Tentative Deal to Avert Strike at Produce Market in Hunts Point

Winnie Hu
New York Times
January 19, 2015

The Hunts Point Terminal Produce Market reached a tentative contract agreement on Saturday with more than 1,200 workers, averting a potential strike that could have disrupted the region’s supply of fresh fruits and vegetables.

The three-year agreement would give workers a raise of $20 a week the first year, $22 the second year and $24 the third year. The increases represented a compromise between the union’s earlier push for a raise of $25 a week each year, and the merchants’ counteroffer of $16 in the first year and $22 thereafter.

Another sticking point had been the merchants’ demand that more workers begin contributing $20 a week to their health plan; employees hired in the past three years already make such contributions. Under the tentative agreement, the health care contributions would be extended to some higher paid workers such as supervisors and salespeople.

The workers will vote on the agreement on Wednesday, according to their union, Teamsters Local 202, which announced the tentative deal. Daniel Kane Jr., president of Teamsters Local 202, said the union’s bargaining committee recommended that the agreement be approved.

“We’re not too far from our demands, so we feel confident that it will be ratified by the rank and file,” said Mr. Kane, who noted that “it’s the largest wages and benefits package we’ve received in the last 20 years.”

If union workers were to reject the agreement, there could still be a strike, Mr. Kane said.

Robert Leonard, a spokesman for the market, said that its merchants were happy that both sides were able to come together. “At the end of the day, discussions resulted in a fair package, which goes a long way towards addressing the issues raised by management and labor,” he said.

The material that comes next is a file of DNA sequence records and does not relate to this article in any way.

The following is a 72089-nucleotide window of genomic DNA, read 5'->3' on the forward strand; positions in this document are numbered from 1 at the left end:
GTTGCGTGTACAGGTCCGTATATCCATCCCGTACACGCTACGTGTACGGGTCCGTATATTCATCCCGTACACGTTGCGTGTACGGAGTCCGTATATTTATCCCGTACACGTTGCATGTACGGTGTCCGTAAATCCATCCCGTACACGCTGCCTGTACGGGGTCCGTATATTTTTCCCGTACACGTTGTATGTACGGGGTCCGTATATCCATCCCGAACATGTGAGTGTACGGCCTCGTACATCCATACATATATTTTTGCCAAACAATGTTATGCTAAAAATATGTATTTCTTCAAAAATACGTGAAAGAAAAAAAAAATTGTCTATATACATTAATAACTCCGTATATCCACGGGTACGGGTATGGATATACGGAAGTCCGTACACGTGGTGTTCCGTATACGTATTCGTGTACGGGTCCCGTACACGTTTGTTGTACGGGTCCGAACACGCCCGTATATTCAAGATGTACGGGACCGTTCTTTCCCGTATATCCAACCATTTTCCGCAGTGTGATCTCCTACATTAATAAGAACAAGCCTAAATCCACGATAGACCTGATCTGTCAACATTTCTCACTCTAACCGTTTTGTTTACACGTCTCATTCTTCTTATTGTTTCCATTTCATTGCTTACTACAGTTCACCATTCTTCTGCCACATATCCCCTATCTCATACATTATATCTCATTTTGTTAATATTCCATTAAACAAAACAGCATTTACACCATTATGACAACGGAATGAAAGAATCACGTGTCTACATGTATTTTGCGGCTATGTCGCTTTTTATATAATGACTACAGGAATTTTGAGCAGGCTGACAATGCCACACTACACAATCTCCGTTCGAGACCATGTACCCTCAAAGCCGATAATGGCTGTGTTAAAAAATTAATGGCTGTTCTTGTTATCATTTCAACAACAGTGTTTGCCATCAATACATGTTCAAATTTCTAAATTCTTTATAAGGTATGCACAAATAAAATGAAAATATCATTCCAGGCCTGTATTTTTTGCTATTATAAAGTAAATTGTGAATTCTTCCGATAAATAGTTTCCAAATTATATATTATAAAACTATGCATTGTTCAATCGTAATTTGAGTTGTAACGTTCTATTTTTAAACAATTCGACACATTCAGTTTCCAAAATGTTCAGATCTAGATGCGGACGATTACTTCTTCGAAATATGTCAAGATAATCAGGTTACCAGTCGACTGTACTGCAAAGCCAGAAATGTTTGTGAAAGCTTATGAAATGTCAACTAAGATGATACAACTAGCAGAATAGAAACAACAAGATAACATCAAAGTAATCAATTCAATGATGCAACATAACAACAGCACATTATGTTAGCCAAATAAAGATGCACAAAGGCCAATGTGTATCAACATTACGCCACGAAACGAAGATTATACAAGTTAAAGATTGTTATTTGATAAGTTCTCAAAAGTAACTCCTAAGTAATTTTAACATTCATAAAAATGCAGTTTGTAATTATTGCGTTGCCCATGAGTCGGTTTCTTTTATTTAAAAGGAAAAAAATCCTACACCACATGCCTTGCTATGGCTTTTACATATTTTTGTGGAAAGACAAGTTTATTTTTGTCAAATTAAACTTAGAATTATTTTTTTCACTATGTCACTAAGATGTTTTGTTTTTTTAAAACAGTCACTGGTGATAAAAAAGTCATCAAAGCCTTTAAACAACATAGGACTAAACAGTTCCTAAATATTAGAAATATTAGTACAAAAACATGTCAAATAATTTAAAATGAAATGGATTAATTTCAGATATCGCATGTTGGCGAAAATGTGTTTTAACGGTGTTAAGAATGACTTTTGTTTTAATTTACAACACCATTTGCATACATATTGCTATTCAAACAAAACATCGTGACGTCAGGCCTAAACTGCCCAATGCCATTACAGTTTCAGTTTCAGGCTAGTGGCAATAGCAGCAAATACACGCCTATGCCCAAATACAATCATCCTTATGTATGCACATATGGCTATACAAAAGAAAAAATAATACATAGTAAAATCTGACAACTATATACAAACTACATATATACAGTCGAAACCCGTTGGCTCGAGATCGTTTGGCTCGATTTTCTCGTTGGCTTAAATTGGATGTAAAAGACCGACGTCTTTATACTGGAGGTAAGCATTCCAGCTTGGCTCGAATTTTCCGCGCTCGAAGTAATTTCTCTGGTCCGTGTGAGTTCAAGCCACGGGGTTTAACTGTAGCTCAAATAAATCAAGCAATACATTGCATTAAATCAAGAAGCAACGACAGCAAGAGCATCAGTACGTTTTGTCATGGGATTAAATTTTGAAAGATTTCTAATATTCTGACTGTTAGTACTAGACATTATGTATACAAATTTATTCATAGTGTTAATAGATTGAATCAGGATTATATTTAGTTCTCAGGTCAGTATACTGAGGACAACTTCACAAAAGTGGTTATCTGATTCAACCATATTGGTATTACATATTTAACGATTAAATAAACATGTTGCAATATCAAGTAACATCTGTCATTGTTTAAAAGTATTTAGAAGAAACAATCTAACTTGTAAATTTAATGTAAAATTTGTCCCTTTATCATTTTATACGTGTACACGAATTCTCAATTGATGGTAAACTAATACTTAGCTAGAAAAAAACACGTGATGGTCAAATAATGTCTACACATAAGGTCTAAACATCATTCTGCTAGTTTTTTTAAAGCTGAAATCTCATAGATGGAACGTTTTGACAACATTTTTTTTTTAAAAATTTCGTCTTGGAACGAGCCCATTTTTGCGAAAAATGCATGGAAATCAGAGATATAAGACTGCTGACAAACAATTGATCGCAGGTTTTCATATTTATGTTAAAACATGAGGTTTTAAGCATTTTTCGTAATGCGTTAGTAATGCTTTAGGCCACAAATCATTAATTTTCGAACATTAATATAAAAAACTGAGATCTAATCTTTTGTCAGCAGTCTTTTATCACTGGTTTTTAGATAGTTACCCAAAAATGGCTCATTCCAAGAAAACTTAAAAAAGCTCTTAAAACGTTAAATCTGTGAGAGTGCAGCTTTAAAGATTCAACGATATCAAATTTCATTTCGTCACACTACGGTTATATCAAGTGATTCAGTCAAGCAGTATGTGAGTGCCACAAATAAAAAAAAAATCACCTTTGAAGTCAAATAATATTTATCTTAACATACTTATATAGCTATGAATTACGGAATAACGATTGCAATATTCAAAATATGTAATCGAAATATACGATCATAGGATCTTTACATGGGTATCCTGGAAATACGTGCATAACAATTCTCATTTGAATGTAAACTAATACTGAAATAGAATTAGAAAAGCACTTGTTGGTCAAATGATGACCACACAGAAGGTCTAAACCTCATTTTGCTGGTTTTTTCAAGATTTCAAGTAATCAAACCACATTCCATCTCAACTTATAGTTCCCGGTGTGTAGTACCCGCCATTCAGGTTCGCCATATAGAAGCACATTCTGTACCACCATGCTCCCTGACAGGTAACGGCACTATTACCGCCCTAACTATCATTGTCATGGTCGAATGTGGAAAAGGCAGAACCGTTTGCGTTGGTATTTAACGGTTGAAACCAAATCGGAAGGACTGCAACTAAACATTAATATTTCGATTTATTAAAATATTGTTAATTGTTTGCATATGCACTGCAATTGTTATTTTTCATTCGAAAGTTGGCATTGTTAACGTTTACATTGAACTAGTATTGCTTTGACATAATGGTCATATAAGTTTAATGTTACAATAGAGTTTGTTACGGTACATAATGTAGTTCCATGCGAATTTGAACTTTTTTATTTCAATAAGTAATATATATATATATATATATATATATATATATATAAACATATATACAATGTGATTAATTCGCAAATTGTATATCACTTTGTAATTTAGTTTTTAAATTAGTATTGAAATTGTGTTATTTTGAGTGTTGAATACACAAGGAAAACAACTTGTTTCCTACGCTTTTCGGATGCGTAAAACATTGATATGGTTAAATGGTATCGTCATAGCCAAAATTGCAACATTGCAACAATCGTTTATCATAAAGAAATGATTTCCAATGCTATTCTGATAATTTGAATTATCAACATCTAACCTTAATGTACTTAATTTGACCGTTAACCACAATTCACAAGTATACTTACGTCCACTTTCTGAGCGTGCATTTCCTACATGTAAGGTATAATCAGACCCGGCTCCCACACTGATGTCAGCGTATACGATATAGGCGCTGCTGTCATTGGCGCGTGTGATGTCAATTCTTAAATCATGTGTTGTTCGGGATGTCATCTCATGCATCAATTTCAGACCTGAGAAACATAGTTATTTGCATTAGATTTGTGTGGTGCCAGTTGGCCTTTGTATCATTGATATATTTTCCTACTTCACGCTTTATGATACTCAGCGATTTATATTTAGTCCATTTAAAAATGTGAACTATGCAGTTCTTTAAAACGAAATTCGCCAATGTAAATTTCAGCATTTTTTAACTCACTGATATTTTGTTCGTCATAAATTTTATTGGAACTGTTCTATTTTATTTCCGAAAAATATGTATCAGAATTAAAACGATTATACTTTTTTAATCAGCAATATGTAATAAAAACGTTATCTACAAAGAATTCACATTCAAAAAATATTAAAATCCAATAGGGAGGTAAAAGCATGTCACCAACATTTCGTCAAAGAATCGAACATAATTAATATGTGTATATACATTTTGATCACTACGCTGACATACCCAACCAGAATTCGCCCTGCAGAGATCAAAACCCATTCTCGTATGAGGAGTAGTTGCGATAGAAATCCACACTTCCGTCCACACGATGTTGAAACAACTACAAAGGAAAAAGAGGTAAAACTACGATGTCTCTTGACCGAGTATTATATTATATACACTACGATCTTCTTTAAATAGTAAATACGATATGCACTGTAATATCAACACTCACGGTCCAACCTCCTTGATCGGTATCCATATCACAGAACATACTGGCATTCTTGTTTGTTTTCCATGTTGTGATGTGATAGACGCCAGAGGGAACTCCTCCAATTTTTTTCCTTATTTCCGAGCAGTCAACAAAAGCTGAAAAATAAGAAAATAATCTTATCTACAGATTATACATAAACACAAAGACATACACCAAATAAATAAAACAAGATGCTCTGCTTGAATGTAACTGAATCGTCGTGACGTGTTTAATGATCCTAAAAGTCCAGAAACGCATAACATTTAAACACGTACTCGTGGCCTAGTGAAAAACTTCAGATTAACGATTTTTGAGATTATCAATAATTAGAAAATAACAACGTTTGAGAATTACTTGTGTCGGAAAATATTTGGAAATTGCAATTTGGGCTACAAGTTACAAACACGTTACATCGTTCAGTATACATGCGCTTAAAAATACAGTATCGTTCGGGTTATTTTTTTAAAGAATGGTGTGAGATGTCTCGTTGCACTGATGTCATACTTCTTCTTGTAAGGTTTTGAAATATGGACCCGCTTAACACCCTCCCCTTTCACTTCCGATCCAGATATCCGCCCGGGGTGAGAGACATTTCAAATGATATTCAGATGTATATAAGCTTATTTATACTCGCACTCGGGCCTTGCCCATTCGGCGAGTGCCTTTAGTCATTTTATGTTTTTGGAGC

Union workers had been prepared to carry out the first strike at the Hunts Point market in nearly 30 years after contract negotiations stalled in recent days. They had initially planned to strike as early as Friday morning, but union leaders said that, at the request of a federal mediator, they had agreed to postpone any action until at least Sunday.

The market, made up of about 40 independent merchants but run as a cooperative, is the region’s largest supplier of fresh produce to wholesale and retail businesses, including grocers, bodegas and produce stands. While warehouse workers and drivers typically earn $38,000 to $53,000 a year, a smaller number of supervisors and others can earn more than $75,000, Mr. Kane said.

The two sides had already reached an agreement that calls for the market to increase its own contributions to workers’ health insurance and pension plans.

“We were boosted by the support of our elected officials and everyday New Yorkers,” Mr. Kane said. “It’s getting harder and harder to get by in this city. People really rallied around these workers demanding a wage that their families can live on.”

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